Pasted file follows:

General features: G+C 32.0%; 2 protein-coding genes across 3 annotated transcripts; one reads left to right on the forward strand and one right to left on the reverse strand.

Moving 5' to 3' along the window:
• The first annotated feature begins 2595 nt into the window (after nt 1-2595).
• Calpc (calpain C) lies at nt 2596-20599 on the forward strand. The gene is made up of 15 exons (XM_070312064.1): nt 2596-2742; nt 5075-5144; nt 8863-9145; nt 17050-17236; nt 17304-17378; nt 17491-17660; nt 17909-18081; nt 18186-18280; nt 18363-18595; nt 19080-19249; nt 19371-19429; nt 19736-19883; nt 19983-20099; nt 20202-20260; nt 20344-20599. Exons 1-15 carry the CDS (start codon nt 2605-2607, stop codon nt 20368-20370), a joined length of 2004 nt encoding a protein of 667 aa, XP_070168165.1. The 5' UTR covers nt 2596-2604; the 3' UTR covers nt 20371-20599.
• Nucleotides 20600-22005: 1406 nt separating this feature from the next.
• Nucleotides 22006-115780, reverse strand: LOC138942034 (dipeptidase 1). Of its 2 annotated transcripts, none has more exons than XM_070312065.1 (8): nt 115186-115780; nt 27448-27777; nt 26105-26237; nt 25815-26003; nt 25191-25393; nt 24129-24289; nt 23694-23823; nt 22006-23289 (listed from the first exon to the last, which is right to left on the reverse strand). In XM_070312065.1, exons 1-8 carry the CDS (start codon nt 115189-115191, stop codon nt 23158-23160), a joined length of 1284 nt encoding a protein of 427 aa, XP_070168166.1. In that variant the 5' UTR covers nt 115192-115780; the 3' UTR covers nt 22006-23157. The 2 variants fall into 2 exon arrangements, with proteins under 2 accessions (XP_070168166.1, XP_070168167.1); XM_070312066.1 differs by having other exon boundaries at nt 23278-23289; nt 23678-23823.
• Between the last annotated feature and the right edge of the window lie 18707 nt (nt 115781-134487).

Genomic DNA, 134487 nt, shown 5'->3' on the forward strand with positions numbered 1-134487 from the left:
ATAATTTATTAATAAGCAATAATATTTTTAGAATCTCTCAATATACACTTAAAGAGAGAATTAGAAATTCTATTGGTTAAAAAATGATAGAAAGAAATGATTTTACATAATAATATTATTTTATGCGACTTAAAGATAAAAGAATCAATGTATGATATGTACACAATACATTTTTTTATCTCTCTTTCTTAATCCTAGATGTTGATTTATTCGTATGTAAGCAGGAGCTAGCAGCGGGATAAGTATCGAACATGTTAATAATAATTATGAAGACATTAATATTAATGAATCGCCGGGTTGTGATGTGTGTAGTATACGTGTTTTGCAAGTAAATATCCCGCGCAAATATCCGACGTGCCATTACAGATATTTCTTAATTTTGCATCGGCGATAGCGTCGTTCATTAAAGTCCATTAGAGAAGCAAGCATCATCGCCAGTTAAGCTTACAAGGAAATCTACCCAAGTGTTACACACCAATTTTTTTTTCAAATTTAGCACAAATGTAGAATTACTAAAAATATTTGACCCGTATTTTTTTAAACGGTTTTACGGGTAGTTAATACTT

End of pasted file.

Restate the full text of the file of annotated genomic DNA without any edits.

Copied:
General features: G+C 32.0%; 2 protein-coding genes across 3 annotated transcripts; one reads left to right on the forward strand and one right to left on the reverse strand.

Moving 5' to 3' along the window:
• The first annotated feature begins 2595 nt into the window (after nt 1-2595).
• Calpc (calpain C) lies at nt 2596-20599 on the forward strand. The gene is made up of 15 exons (XM_070312064.1): nt 2596-2742; nt 5075-5144; nt 8863-9145; nt 17050-17236; nt 17304-17378; nt 17491-17660; nt 17909-18081; nt 18186-18280; nt 18363-18595; nt 19080-19249; nt 19371-19429; nt 19736-19883; nt 19983-20099; nt 20202-20260; nt 20344-20599. Exons 1-15 carry the CDS (start codon nt 2605-2607, stop codon nt 20368-20370), a joined length of 2004 nt encoding a protein of 667 aa, XP_070168165.1. The 5' UTR covers nt 2596-2604; the 3' UTR covers nt 20371-20599.
• Nucleotides 20600-22005: 1406 nt separating this feature from the next.
• Nucleotides 22006-115780, reverse strand: LOC138942034 (dipeptidase 1). Of its 2 annotated transcripts, none has more exons than XM_070312065.1 (8): nt 115186-115780; nt 27448-27777; nt 26105-26237; nt 25815-26003; nt 25191-25393; nt 24129-24289; nt 23694-23823; nt 22006-23289 (listed from the first exon to the last, which is right to left on the reverse strand). In XM_070312065.1, exons 1-8 carry the CDS (start codon nt 115189-115191, stop codon nt 23158-23160), a joined length of 1284 nt encoding a protein of 427 aa, XP_070168166.1. In that variant the 5' UTR covers nt 115192-115780; the 3' UTR covers nt 22006-23157. The 2 variants fall into 2 exon arrangements, with proteins under 2 accessions (XP_070168166.1, XP_070168167.1); XM_070312066.1 differs by having other exon boundaries at nt 23278-23289; nt 23678-23823.
• Between the last annotated feature and the right edge of the window lie 18707 nt (nt 115781-134487).

Genomic DNA, 134487 nt, shown 5'->3' on the forward strand with positions numbered 1-134487 from the left:
ATAATTTATTAATAAGCAATAATATTTTTAGAATCTCTCAATATACACTTAAAGAGAGAATTAGAAATTCTATTGGTTAAAAAATGATAGAAAGAAATGATTTTACATAATAATATTATTTTATGCGACTTAAAGATAAAAGAATCAATGTATGATATGTACACAATACATTTTTTTATCTCTCTTTCTTAATCCTAGATGTTGATTTATTCGTATGTAAGCAGGAGCTAGCAGCGGGATAAGTATCGAACATGTTAATAATAATTATGAAGACATTAATATTAATGAATCGCCGGGTTGTGATGTGTGTAGTATACGTGTTTTGCAAGTAAATATCCCGCGCAAATATCCGACGTGCCATTACAGATATTTCTTAATTTTGCATCGGCGATAGCGTCGTTCATTAAAGTCCATTAGAGAAGCAAGCATCATCGCCAGTTAAGCTTACAAGGAAATCTACCCAAGTGTTACACACCAATTTTTTTTTCAAATTTAGCACAAATGTAGAATTACTAAAAATATTTGACCCGTATTTTTTTAAACGGTTTTACGGGTAGTTAATACTT